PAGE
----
26

0.048

0.015

0.077

HIP

10–5

94

0.045

0.024

0.108

Height

0.1

25,369

0.042

0.035

0.144

WC

10–8

20

0.034

0.082

0.266

BMI>50

10–5

104

0.033

0.099

0.306

BMI

10–4

316

0.032

0.103

0.312

NEB

10–6

2

–0.029

0.141

0.386

HIPadj

0.05

13,338

0.029

0.147

0.390

EDU

10–8

17

–0.021

0.294

0.641

Menopause

10–5

163

0.018

0.360

0.686

Among the significant PRS, the finding related to Age at First Birth (AFB) PRS is the only one that appears to be independent from the WCadj signal because its top correlation is due to the cumulative effects of a large number of variants (AFB top-PT = 0.3, SNP N = 64,579) and not to the effect of a small number of strongly associated loci (WCadj top-PT = 10–8, N = 31). We observed that women with a high genetically predicted AFB have low PTSD risk (R = –0.064, P = 0.001, Q = 0.023). Additional file 6 shows the distribution of AFB PRS in PTSD cases and controls. No association between AFB PRS and PTSD was observed in men (Additional file 7). Since this genetic overlap appear to be related to the additive effect of a large number of variants (N = 64,579), we investigated which molecular mechanisms are shared between PTSD and AFB. The GO enrichment analysis based on AFB results highlighted several potential molecular mechanisms involved (Q < 0.05; Additional file 8, respectively). Because we observed a large number of significant GO enrichments (Q < 0.05) related to the AFB–PTSD result (N = 40), we conducted a similarity-based network analysis among the significant GO enrichments. This analysis highlighted a GO cluster (Additional file 9) related to multiple signaling mechanisms (e.g. calcium-mediated signaling and MAPK cascade).

To investigate further the WCadj-PTSD genetic correlation, we applied a MR approach to assess the causative mechanisms of this association. We used an inverse-variance-weighted method to calculate an overall estimate of the causal effect considering the coefficients related to the association of these variants with PTSD and WCadj (Fig. 1; Additional file 10). This analysis showed a significant association of effect sizes of WCadj-associated SNPs with effect sizes estimated in our PTSD sample (OR = 0.35; 95% confidence interval [CI] = 0.17–0.73; P = 0.008). This translated to a relative decrease of 64.6% (95% CI = 27.5–82.7) in the risk of PTSD per 1-SD increase in WCadj. This result was consistent considering multiple MR approaches (Additional file 11). Furthermore, the consistency between PRS and MR analyses confirms that there is no sample overlap that is biasing our results. Indeed, these two approaches are susceptible to biases from sample overlaps, but the bias would be in opposite directions: risk of false-positive results in PRS and risk of false-negative results in two-sample MR [43]. Considering the MR-Egger regression intercept, we also observe that the markers did not show evidence of pleiotropic effects (Ppleiotropy = 0.979), suggesting that the association of these variants with PTSD is mediated by their effect on body shape. To investigate further the potential causal relationship between PTSD and female body shape, we tested whether the PTSD PRS correlated with WCadj. A causal relationship between two traits should show asymmetry in the effect sizes of associated variants [41]. We observed asymmetry between PTSD and WCadj: PTSD-associated variants showed no effect on WCadj (P > 0.10; Additional file 12) but strongly predicted BMI (P = 5.68*10–7) and other BMI-related anthropometric traits (Additional file 13). These results support a causal relationship between WCadj and PTSD. We tested whether genetically determined female body shape correlated with sexual behaviors in women using female-specific genetic information regarding AFS and NSP (Additional file 10). Considering a penalized robust MR-Egger regression, we observed associations of WCadj with AFS (Beta = –0.25, SE = 0.10, P = 0.013; Fig. 2) and NSP (Beta = 0.16, SE = 0.04, P < 0.001; Fig. 2) with significant evidence of pleiotropy in both results (Ppleiotropy = 0.017 and < 0.001, respectively), suggesting that the effects of these variants on sexual behaviors could be due to multiple mechanisms.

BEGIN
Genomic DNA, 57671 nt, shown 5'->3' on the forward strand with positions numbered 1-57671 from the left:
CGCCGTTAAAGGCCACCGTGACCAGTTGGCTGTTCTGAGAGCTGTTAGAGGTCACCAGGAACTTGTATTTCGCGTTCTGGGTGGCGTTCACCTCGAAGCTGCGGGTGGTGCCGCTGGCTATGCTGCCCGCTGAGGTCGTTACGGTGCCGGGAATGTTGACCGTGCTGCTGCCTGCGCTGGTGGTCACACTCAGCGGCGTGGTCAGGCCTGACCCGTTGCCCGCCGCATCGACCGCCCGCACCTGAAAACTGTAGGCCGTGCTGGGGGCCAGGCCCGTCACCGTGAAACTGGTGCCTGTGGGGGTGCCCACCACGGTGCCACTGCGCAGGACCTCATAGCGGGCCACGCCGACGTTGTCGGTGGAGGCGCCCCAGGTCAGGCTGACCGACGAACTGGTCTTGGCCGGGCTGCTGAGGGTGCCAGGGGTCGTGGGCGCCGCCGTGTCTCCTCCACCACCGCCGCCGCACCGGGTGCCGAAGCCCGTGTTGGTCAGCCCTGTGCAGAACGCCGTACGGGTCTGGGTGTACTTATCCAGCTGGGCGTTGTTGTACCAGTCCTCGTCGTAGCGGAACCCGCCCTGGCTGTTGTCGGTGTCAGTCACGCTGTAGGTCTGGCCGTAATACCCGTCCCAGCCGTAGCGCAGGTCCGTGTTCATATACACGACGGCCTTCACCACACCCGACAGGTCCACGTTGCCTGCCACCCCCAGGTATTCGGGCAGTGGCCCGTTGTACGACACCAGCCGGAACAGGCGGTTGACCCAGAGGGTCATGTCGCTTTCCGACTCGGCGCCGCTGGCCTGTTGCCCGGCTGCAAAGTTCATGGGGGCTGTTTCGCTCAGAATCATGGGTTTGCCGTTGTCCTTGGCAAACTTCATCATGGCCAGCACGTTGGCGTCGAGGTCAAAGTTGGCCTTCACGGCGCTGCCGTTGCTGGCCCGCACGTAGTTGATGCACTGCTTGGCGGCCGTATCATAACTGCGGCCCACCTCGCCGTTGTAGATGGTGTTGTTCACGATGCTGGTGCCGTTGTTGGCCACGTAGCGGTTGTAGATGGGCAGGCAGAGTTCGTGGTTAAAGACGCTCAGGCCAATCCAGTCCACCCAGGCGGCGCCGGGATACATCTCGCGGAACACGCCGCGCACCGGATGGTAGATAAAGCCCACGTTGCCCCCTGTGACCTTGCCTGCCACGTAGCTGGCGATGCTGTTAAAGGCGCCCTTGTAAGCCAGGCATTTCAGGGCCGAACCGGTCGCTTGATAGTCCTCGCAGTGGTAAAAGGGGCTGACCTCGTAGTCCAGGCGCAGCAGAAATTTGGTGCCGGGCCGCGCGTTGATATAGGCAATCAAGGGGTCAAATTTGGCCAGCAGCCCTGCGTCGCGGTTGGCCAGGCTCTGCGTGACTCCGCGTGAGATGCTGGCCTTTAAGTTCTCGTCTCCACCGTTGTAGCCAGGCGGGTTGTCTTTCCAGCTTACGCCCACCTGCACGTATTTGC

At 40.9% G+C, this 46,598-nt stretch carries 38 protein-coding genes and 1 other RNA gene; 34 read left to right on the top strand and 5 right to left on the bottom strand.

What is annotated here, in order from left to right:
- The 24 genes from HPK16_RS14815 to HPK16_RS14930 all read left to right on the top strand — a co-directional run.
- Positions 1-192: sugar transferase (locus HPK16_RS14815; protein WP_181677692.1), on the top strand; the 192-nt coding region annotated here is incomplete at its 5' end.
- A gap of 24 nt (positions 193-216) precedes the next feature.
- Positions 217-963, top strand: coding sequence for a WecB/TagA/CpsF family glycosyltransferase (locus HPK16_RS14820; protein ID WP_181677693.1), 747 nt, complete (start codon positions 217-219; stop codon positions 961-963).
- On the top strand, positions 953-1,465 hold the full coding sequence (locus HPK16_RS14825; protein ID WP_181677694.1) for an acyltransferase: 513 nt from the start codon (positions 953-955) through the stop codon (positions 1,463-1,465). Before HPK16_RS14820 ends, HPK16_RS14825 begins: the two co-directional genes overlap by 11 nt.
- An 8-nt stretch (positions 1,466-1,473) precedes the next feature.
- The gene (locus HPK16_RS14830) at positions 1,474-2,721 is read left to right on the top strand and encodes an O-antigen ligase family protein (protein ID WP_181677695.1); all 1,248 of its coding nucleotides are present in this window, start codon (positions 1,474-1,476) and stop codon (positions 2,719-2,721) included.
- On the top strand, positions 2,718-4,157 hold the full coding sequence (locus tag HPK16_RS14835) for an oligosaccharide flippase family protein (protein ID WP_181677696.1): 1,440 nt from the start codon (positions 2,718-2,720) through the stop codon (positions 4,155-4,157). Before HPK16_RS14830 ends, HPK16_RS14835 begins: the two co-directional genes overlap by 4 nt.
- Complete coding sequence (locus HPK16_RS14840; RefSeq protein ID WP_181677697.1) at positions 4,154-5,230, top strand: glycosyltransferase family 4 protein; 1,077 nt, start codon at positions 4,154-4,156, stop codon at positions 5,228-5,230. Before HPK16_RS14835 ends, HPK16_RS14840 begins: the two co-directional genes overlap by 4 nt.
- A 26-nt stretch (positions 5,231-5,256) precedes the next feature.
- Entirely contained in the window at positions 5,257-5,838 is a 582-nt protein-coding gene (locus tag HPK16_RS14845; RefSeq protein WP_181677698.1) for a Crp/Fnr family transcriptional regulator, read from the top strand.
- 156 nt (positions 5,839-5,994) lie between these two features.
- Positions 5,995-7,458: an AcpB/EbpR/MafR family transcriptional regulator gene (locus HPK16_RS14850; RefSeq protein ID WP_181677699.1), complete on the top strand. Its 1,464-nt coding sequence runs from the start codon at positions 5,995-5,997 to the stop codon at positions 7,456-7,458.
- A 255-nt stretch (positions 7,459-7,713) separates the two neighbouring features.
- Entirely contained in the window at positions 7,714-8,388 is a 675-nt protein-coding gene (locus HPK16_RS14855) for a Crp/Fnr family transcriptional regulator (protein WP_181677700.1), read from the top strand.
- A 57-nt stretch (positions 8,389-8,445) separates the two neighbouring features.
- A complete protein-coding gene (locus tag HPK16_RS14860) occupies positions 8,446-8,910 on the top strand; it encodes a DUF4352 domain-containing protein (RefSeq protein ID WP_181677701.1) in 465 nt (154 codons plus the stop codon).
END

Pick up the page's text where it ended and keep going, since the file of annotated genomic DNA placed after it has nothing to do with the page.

Fig. 1
Fig. 1

SNP-exposure (WCadj associations) and SNP-outcome (PTSD associations) coefficients used in the MR analysis. Error bars (95% CIs) are reported for each association. The solid line represents the inverse-variance-weighted estimate

Fig. 2
Fig. 2

SNP-exposure (WCadj associations) and SNP-outcome (AFS associations, left; NSP associations, right) coefficients used in the MR analysis. Error bars (95% CIs) are reported for each association. The solid line represents the MR-Egger estimate

Discussion

We found associations of the genetic risk for PTSD in women with genetically determined female body shape and reproductive behaviors. These findings provide novel insight into the mechanisms that may underlie the genetic vulnerability to PTSD in women.